Zero hunger challenge: Is it attainable?
MANILA, Philippines - "Eliminating hunger in our lifetimes."
This is the "next big push," according to UN Secretary-General Ban Ki-moon in a message to a UN food body at a meeting on food security taking place in Rome.
Ki-moon was referring to his "Zero Hunger Challenge," an initiative he first pitched before the UN Conference on Sustainable Development (Rio+20) in Brazil in June 2012.
The goal of the challenge is for every human being to have adequate nutrition and for food sources to be resilient.
The campaign pursues the following objectives:
- Make sure that everyone in the world has access to enough nutritious food all year long
- End childhood stunting
- Build sustainable food systems
- Double the productivity and income of smallholder farmers, especially women
- Prevent food from being lost or wasted
CFS or the Committee on World Food Security, an intergovernmental body tasked to review and follow up food security policies, convened the meeting in time for the observance of the World Food Day Tuesday, October 16.
Cut hunger by half
The Food and Agriculture Organization (FAO) took up the challenge even as it attempts to meet the UN’s Millennium Development Goals’ (MDGs) 2015 deadline for decreasing global hunger.
“As we renew and increase our commitment to reach the Millennium Development Goal for hunger reduction, let’s look beyond it, towards the total eradication of hunger because, when it comes to hunger, the only acceptable number is ‘zero,’” FAO Director-General José Graziano da Silva said.
The FAO’s State of Food Insecurity in the World 2012 report revealed that nearly 870 million people around the world suffer from chronic malnutrition.
However, Graziano announced that the number of hungry people was reduced by 132 million since 1990, an “important progress,” he said. The proportion of hungry people in developing countries also decreased from 23.2% to 14.9% over the same period, according to the top UN official.
Graziano is optimistic that targets for cutting the proportion of hungry people around the world by half can still be achieved if countries step up their efforts to address hunger.
Hunger in the Philippines
Advocates of food security in the Philippines expressed concern that the Philippines is not yet ready for the challenge, blaming the shortcomings of the government in providing an adequate budget and appropriate policies to address hunger in the country.
A survey released by the Social Weather Station in September revealed that 21% or about 4.3 million Filipino households experienced involuntary hunger the previous 3 months, up from 18.4% in May.
"The national budget does not reflect bias for addressing hunger situation," Aurea Miclat-Teves, president of the Foodfirst Information and Action Network (FIAN) Philippines said, adding that it manifests "the weak political will of the government to eradicate hunger."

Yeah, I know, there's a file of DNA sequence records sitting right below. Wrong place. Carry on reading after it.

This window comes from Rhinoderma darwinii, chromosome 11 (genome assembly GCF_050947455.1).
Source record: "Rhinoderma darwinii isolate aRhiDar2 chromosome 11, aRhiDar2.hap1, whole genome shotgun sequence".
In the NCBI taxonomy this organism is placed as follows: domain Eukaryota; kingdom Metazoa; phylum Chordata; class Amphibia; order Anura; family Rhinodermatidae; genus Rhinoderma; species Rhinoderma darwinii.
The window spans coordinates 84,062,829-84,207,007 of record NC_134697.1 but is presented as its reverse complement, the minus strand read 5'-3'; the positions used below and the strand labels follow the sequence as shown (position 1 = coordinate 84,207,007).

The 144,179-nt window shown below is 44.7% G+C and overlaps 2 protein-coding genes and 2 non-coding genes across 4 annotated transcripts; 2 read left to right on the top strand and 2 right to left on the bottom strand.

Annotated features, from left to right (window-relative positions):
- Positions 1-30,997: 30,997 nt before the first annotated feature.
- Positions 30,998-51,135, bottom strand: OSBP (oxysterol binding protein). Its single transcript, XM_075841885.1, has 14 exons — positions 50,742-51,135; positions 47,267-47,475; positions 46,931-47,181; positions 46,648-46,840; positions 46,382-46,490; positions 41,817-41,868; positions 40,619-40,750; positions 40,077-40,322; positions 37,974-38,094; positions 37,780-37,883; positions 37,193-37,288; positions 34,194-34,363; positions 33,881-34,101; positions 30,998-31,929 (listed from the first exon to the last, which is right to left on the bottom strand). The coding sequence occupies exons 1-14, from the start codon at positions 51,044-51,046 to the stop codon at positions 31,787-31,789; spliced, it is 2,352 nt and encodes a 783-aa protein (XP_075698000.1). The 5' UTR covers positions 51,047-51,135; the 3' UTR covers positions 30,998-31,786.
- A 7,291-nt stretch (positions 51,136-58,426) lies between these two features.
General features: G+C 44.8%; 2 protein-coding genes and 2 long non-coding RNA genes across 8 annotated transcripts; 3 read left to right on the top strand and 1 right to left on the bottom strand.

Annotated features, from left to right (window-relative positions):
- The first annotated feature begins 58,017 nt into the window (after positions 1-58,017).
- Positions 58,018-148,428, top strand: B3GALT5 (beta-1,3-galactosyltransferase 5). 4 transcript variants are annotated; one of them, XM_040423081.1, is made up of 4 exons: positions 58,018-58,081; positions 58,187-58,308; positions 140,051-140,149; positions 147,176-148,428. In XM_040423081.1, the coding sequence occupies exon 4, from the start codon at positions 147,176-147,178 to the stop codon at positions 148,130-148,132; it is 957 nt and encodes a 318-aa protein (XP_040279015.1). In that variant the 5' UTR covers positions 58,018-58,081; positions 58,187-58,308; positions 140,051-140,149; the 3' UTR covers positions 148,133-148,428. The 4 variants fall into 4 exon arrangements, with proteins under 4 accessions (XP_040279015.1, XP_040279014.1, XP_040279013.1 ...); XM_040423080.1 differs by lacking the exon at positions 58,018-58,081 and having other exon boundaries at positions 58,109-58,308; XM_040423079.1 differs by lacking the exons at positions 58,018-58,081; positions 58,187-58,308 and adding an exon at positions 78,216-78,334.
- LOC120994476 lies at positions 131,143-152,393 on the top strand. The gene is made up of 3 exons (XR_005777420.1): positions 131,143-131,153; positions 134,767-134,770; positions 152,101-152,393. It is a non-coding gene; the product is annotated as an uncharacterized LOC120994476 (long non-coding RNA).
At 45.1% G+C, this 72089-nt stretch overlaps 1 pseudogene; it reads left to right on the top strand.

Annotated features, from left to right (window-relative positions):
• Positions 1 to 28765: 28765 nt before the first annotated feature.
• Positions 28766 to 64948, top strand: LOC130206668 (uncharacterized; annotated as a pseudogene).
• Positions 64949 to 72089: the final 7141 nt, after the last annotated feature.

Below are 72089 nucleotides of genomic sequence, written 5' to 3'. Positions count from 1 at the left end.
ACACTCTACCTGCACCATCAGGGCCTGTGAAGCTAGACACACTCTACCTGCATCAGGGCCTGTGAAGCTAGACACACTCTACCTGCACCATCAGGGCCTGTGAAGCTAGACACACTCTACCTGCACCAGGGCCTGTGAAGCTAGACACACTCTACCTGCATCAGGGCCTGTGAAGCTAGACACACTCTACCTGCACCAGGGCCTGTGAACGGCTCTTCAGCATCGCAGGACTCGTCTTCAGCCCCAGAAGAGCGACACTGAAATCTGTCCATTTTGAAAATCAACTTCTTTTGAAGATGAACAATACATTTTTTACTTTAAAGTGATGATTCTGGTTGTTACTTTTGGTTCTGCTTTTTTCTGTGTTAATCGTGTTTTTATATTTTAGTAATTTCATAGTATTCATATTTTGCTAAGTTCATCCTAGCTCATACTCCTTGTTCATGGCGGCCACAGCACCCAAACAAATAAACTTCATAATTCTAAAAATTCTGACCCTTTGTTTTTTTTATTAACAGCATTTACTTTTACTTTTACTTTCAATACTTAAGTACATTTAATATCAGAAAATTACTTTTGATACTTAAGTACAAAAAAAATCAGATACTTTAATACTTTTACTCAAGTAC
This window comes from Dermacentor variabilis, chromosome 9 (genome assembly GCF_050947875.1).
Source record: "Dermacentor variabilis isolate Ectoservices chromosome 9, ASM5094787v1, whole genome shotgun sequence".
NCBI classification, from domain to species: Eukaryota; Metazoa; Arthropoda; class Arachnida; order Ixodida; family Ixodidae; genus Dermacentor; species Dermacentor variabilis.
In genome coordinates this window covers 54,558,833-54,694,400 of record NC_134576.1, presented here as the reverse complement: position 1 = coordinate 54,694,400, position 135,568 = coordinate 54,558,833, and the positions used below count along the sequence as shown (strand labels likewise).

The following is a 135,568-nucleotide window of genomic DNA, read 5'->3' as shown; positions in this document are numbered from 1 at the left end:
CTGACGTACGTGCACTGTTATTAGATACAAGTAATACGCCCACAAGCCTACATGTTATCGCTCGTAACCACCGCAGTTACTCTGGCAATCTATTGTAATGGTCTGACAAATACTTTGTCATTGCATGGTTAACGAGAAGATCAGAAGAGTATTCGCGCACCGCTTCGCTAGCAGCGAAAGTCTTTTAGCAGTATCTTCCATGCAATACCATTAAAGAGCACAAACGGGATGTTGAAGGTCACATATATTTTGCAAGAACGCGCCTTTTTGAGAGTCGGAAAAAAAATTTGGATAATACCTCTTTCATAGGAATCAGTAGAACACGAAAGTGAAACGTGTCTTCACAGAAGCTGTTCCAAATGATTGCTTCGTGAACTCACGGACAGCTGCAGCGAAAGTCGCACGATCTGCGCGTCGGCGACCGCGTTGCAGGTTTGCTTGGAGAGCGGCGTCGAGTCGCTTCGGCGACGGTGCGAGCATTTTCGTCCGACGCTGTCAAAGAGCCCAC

Only P70.8-B (around $1.65-B) was allocated to the departments of agriculture and agrarian reform compared to the P106.9-B (around $2.8-B) budget for the defense department, Teves noted in a report she co-wrote with Maria Socorro Diokno for the Right to Food and Nutrition Watch 2012 magazine.
The report also noted that access to land by farmers who are food producers has remained "unreachable to around 1.4 million supposed benificiaries working on 1.8 million hectares of land."
The magazine, published by Germany-based Brot fur die Welt (Bread for the World) and other international organizations, was launched on October 15 at the University of the Philippines Diliman in a gathering of more than 300 food security advocates.
National food policy
The gathering also kicked off a campaign that pushes for the recognition of the right to adequate food in government policies. The policy advocacy will be carried out by the National Food Coalition, a network of more than 50 organizations led by FIAN Philippines.
Teves said that the lack of a comprehensive national food policy is a key reason why the country experiences a high incidence of hunger.
"The government does not fulfill this obligation. One of the reasons is the lack of a national framework that would respond to the food needs of the people," Teves said.
This has resulted in incoherent and conflicting laws and legal mechanisms that deal with food concerns, according to Teves.
Teves added that the Philippine Constitution does not explicitly recognize the right to adequate food, also explaining the weak food policy framework.
"We are hopeful that the government will heed our call as there is undoubtedly an increasing incidence of hunger and poverty in our country," Teves said.
According to Teves, the proposed policy on food must conform with the recommendations of the UN Committee on Economic, Social and Cultural Rights (CESR) and the FAO's Voluntary Guidelines on the Right to Food.
CESR defined the right to adequate food as "physical and economic access at all times to adequate food or means for its procurement." - Rappler.com
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